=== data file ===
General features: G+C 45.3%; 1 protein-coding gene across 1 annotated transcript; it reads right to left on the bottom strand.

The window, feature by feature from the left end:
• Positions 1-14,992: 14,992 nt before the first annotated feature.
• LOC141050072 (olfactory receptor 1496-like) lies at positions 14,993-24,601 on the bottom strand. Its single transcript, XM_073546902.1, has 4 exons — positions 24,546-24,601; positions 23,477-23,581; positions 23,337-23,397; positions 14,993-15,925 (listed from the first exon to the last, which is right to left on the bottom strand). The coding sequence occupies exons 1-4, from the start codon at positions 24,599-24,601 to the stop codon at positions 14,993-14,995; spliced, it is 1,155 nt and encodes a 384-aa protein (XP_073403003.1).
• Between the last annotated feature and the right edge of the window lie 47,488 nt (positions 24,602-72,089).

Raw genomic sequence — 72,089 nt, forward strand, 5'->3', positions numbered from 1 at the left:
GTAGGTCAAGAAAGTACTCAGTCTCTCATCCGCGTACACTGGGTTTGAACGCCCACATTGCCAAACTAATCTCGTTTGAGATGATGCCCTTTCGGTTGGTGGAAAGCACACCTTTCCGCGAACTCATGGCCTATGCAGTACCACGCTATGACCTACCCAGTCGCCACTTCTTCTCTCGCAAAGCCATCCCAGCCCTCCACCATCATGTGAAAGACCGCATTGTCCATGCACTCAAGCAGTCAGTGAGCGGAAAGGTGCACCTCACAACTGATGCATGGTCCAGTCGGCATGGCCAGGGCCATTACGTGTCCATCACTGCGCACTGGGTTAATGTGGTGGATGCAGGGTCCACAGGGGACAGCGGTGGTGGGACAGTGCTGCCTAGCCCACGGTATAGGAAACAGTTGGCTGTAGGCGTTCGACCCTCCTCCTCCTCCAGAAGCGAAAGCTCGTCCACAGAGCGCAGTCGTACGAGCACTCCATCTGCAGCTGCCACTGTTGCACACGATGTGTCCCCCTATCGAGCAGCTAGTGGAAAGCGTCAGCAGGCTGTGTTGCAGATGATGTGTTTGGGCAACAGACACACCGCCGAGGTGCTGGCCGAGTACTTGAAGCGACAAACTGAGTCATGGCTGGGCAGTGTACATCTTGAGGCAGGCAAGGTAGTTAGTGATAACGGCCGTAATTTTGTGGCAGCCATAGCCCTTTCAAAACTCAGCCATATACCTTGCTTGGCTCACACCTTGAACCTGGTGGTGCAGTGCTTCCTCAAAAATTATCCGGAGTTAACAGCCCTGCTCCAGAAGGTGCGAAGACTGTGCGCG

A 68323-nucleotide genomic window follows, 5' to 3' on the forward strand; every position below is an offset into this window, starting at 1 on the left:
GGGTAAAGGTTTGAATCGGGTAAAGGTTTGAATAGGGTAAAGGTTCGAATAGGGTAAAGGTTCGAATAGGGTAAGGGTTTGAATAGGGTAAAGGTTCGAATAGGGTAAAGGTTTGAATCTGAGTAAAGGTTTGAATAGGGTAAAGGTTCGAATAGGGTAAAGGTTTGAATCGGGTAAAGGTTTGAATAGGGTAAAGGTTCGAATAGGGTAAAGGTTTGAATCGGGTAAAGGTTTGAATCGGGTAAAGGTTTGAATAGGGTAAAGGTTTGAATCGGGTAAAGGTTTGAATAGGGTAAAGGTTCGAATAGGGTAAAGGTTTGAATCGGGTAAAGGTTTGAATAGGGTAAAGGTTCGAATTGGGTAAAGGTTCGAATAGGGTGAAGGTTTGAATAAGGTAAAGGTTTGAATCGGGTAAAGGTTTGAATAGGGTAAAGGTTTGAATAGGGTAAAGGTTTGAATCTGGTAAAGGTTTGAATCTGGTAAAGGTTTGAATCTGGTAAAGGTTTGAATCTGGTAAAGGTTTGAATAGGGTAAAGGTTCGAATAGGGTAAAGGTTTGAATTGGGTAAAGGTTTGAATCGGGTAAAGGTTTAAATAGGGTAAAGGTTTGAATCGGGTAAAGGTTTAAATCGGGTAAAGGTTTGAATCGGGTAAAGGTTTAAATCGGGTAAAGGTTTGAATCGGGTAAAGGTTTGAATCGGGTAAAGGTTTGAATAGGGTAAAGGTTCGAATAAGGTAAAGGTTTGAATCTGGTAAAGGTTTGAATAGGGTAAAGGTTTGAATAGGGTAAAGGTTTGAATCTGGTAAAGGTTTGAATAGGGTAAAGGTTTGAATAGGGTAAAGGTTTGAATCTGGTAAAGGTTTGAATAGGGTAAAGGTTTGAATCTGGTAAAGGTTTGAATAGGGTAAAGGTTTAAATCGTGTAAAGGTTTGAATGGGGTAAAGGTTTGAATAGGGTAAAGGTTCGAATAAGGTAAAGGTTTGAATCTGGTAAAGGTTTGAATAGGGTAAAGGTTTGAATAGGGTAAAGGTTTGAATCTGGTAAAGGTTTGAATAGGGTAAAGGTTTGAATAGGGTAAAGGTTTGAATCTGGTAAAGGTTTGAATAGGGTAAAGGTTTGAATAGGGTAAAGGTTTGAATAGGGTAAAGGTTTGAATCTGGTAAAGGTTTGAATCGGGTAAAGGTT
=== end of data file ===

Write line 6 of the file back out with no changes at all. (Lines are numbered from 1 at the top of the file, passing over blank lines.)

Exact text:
Raw genomic sequence — 72,089 nt, forward strand, 5'->3', positions numbered from 1 at the left: